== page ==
Viking's Choice

Wriggle Like An Eel: The Primal 'Afro Noise' Of Cut Hands

Cut Hands' William Bennett uses traditional Ghanaian and Haitian percussion to create ecstatic dance music that's at once primal and futuristic. i i

Cut Hands' William Bennett uses traditional Ghanaian and Haitian percussion to create ecstatic dance music that's at once primal and futuristic. Muir Vidler hide caption

itoggle caption Muir Vidler
Cut Hands' William Bennett uses traditional Ghanaian and Haitian percussion to create ecstatic dance music that's at once primal and futuristic.

Cut Hands' William Bennett uses traditional Ghanaian and Haitian percussion to create ecstatic dance music that's at once primal and futuristic.

Muir Vidler

"Seats are classy, noise is not." Such was the reply from @justinsnow after I'd expressed my own dissatisfaction at a seated noise show just outside of Washington, D.C. To be fair, Pyramid Atlantic, in Silver Spring, Md., is an art gallery, a space more conducive to contemplation than spastic motion, but on a recent night, there was a primal body ritual at war with our senses: The rhythmic Afro-voodoo-noise of Cut Hands.

Listen: Cut Hands, 'Shut Up And Bleed'

Cover for Afro Noise, Vol. 1

Shut Up and Bleed

  • Artist: Cut Hands
  • Album: Afro Noise, Vol. 1

Afro Noise 1 is available from Forced Exposure (U.S.) and Susan Lawly (U.K).

Purchase Featured Music

Song
Shut Up and Bleed
Album
Afro Noise, Vol. 1
Artist
Cut Hands
Label
Susan Lawly
Released
2011

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Cut Hands is William Bennett of the influential noise provocateurs Whitehouse. Since 1980, Whitehouse has screeched feedback and screamed hate across the U.K. And 30 years later, the extreme "power electronics" and truly disturbing lyrics of Psychopathia Sexualis are still like a bulldozer in a dress shop, making Odd Future look like kids playing with Tonka Trucks in a sandbox.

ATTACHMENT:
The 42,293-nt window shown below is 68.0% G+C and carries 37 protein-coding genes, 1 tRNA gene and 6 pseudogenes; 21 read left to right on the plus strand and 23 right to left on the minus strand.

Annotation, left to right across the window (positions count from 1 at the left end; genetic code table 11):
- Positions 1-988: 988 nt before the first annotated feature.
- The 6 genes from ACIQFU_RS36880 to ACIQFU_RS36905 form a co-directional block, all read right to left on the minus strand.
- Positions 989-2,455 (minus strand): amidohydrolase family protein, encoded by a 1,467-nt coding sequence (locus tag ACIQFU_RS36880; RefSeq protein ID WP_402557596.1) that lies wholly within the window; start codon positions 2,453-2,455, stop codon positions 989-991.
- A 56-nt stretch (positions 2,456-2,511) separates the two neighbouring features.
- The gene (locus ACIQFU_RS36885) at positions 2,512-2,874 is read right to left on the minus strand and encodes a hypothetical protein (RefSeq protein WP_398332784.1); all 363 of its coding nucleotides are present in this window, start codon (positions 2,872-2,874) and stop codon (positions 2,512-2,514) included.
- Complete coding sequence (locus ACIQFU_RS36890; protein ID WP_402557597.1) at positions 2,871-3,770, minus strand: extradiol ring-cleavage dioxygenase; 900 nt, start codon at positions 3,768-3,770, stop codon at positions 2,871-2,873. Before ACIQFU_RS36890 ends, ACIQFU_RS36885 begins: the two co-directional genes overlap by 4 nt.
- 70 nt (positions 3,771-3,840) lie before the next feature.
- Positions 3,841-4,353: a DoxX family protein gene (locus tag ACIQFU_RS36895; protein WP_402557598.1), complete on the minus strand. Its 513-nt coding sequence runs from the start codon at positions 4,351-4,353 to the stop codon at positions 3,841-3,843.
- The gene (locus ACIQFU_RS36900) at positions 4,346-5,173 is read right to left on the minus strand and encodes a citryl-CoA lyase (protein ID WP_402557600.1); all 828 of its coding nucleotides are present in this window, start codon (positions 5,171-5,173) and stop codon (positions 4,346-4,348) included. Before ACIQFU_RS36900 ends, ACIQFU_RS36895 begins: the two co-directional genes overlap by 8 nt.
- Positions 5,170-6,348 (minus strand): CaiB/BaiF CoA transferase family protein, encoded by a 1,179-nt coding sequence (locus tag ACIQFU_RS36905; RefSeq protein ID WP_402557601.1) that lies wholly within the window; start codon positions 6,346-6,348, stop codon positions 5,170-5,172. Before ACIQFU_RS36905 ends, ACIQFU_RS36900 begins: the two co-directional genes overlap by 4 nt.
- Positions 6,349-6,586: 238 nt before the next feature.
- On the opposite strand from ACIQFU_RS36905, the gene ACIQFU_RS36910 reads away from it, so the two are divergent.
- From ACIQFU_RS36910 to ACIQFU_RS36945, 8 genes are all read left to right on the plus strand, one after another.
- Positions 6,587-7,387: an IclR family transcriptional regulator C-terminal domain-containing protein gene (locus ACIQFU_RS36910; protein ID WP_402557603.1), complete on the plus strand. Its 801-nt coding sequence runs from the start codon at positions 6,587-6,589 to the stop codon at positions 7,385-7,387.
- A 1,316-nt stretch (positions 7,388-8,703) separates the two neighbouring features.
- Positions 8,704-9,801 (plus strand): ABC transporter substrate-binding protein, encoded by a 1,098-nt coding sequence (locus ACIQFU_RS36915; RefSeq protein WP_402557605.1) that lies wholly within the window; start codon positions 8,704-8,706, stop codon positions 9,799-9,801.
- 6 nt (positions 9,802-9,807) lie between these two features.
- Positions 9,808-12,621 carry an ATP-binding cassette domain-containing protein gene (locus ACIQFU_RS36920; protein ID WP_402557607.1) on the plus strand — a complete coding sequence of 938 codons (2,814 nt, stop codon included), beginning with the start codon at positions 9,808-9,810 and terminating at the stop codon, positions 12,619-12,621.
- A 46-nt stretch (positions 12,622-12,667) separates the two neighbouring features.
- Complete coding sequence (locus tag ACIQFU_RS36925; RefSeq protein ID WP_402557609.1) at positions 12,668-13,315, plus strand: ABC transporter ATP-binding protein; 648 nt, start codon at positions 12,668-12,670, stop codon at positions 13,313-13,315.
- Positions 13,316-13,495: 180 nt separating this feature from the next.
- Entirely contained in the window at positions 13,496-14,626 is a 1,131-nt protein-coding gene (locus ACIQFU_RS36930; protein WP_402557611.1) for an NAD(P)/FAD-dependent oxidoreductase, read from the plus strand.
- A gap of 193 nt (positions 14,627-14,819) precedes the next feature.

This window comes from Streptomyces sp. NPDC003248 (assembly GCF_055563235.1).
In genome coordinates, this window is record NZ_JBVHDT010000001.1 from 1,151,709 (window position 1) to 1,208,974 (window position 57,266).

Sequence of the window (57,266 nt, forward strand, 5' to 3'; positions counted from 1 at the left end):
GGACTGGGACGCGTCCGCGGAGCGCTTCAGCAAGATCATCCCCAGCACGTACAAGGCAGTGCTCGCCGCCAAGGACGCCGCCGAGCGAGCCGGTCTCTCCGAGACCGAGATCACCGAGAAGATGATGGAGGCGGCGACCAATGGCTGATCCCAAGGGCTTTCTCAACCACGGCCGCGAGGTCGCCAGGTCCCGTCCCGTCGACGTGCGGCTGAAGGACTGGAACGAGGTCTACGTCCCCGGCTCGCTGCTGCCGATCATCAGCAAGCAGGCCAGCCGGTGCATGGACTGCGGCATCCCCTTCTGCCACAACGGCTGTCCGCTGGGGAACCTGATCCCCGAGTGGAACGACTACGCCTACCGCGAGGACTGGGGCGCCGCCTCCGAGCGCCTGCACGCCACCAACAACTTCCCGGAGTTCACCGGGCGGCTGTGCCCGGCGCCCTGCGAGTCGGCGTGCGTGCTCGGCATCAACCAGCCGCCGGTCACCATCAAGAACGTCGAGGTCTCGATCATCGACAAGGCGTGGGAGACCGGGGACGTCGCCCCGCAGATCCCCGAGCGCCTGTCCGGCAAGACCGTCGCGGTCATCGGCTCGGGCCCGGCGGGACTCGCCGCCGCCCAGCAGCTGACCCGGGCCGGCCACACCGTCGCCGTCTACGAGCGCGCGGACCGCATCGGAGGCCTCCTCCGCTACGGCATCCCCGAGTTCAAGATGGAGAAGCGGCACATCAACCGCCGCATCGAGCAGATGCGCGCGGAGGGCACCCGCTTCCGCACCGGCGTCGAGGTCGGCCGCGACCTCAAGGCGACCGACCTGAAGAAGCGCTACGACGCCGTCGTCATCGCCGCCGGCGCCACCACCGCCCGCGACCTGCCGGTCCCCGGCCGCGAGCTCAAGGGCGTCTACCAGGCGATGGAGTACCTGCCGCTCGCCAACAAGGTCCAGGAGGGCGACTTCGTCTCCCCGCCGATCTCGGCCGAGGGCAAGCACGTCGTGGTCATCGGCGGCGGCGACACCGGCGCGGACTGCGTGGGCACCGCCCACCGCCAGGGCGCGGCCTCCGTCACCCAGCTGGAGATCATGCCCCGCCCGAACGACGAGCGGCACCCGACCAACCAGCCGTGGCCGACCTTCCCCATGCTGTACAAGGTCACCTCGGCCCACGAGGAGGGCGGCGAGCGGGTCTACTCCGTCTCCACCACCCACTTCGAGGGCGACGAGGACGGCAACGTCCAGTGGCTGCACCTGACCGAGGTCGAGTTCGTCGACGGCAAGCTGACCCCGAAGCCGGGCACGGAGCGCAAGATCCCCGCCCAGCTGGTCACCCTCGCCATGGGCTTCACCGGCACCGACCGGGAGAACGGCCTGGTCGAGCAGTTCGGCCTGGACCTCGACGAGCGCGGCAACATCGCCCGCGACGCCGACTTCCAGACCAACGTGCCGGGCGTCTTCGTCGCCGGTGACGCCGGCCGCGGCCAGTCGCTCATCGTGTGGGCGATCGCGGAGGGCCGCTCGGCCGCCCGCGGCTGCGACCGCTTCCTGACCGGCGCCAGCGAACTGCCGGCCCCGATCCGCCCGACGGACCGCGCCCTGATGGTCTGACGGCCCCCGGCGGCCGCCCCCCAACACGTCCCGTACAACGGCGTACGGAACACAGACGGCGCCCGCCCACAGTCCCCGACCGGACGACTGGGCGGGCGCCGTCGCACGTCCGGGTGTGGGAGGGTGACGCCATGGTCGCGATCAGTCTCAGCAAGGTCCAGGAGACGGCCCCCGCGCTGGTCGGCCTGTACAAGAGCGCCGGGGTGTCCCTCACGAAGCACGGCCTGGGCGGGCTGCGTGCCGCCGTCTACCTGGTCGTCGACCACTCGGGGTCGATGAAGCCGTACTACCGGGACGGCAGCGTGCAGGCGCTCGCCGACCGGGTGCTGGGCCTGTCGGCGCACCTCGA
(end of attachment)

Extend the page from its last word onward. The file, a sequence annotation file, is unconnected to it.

Released quietly last year on Bennett's own label, you almost had to know Afro Noise, Vol. 1 was something new from the Whitehouse camp. But track the evolution of Bennett's career and Cut Hands is not only the next logical step for Whitehouse, but for noise itself. He uses traditional Ghanaian and Haitian percussion to create ecstatic dance music that's at once primal and futuristic. Beats clang and rupture like an industrial drum circle, unsettlingly deep and throbbing bass rattles the core, and buzzing, sun-dripped drones tie it all together.

Looking quite dapper in a black suit jacket and purple button-up, it wouldn't be long into his continuous, hour-long performance that Bennett started — to borrow a PG version of a Whitehouse lyric — wriggling like an eel, seated patrons be damned. Before his performance, however, Bennett and I talked about the Santeria priest that introduced him to African instruments, unconscious music and dancing at noise shows.

NPR: Recently, there was a great piece on Pitchfork about the "regression" of noise — getting quieter, more minimal. Many of the past decade's bigger names in noise — members of Wolf Eyes, C. Spenser Yeh, John Wiese — have scaled down their extremity. Cut Hands is by no means minimal or quiet, but it is far more rhythmic. And noise has gone that direction, too, with artists like Pete Swanson. Have you noticed this trend? What do you think of it in the context of noise's history?